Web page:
December 1969


Author Affiliations

Stanford, Calif

Arch Intern Med. 1969;124(6):766-767. doi:10.1001/archinte.1969.00300220118025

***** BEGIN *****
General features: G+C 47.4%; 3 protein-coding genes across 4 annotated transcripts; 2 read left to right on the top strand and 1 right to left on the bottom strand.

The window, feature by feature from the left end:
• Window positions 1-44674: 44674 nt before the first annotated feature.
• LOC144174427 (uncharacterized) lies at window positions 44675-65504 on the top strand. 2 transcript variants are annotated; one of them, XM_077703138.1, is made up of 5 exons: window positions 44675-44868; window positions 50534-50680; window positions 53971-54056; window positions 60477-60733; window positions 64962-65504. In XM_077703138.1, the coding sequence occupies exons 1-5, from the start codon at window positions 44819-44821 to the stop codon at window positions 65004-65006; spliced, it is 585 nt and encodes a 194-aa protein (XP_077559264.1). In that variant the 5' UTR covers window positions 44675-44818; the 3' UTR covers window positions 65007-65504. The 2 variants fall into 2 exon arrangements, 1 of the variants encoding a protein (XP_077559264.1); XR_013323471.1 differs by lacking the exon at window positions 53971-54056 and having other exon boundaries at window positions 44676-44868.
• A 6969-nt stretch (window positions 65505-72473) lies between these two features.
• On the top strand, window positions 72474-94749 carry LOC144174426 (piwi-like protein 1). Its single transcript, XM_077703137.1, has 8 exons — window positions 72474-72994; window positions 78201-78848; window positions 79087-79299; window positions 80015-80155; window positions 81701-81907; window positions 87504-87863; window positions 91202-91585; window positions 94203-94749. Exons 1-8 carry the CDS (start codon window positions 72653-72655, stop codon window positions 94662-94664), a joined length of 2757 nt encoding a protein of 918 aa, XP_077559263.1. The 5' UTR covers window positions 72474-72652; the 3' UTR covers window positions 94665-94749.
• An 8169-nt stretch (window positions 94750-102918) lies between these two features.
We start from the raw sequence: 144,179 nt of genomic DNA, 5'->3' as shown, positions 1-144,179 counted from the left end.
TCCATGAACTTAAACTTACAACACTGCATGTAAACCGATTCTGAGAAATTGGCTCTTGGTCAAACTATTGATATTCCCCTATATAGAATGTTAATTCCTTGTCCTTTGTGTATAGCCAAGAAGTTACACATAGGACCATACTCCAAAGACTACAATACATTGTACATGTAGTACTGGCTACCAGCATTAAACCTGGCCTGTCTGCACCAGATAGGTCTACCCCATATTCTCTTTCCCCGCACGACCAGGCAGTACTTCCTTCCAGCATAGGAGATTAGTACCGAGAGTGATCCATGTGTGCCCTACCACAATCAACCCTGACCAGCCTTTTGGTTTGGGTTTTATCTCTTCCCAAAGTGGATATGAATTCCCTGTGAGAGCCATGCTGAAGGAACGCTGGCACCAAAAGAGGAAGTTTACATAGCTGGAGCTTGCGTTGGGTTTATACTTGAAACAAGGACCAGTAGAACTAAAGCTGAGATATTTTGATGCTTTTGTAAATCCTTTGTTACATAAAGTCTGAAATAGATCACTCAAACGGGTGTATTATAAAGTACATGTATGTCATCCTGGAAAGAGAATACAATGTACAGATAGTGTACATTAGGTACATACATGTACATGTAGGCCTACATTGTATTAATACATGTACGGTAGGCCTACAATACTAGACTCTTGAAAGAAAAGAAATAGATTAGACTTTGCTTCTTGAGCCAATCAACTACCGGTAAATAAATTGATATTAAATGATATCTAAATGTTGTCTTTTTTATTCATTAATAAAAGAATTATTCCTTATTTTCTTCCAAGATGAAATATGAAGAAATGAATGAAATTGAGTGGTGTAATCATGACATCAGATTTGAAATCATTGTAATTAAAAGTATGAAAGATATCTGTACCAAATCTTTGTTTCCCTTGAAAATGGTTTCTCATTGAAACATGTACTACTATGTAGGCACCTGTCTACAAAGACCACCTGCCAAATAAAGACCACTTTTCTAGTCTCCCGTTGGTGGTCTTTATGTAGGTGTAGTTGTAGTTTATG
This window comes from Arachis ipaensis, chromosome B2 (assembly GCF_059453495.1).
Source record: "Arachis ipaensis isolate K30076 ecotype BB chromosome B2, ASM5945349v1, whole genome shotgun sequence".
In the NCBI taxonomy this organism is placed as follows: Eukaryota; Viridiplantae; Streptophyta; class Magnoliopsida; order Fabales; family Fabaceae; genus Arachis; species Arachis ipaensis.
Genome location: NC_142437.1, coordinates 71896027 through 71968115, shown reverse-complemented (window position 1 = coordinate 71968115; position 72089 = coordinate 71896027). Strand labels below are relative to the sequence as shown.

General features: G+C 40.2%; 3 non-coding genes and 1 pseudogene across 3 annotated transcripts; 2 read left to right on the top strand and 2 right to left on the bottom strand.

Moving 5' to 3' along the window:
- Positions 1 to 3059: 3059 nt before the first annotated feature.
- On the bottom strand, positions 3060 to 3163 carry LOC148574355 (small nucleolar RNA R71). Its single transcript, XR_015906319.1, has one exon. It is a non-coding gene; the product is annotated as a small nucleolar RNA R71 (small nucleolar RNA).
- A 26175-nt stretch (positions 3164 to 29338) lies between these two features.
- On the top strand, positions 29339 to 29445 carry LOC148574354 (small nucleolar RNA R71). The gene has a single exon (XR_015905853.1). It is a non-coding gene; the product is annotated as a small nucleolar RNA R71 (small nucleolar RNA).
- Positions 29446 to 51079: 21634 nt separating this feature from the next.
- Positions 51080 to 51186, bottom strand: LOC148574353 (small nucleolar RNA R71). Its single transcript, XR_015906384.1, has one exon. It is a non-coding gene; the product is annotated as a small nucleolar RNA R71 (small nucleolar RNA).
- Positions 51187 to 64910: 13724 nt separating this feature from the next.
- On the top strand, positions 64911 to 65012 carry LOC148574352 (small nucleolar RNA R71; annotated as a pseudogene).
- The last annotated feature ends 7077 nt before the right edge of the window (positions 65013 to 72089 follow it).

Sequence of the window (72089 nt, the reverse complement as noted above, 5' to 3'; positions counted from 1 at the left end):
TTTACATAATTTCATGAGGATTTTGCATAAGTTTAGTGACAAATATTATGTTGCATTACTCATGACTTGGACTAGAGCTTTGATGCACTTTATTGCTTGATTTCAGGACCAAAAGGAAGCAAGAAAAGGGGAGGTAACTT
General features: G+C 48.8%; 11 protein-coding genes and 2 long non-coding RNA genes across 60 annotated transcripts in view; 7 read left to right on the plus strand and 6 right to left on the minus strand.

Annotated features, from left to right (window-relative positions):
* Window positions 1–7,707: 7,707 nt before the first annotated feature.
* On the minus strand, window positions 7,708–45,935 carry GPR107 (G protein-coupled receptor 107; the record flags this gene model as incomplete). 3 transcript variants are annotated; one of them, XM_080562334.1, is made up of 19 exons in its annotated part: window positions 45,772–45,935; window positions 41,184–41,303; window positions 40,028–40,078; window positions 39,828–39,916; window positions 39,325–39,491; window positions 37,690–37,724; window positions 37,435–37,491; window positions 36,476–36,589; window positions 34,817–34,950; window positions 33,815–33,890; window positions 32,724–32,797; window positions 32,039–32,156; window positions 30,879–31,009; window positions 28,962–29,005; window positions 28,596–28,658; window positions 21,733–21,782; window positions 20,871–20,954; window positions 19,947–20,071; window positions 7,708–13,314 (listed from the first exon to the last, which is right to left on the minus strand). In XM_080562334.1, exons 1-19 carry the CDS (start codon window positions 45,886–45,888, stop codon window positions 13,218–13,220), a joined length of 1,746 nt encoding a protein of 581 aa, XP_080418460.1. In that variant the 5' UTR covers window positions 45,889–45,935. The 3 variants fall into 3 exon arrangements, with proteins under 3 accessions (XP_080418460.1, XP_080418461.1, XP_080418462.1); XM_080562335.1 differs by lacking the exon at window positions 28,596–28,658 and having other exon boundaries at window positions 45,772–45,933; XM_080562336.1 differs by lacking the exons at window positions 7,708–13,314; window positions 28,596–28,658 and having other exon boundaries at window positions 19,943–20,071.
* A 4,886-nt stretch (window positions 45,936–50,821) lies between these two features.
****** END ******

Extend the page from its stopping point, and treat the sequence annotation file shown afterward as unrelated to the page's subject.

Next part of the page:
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To the Editor.  —William H. Crosby, MD, has brought to my attention a letter by Kenneth B. Olson, MD, of Albany Medical College, written in response to Dr. Crosby's review (Arch Intern Med123:472-473 [April] 1969) of The Blood in Disease by Charles A. Hall, MD. Since my name is mentioned in Dr. Olson's letter, I should like to take this opportunity to comment on some of the points which he raises, as well as on Dr. Hall's views about the curability of Hodgkin's disease.Dr. Olson claims that Extended field radiation therapy has introduced a great deal of morbidity into Hodgkin's disease therapy which may not be necessary. Cases of radiation carditis, pancytopenia, and transverse myelitis have been reported as a result of intensive therapy, and, indeed, there is evidence that there is a definite mortality probably related to infection due to leukopenia from intensive wide field megavoltage

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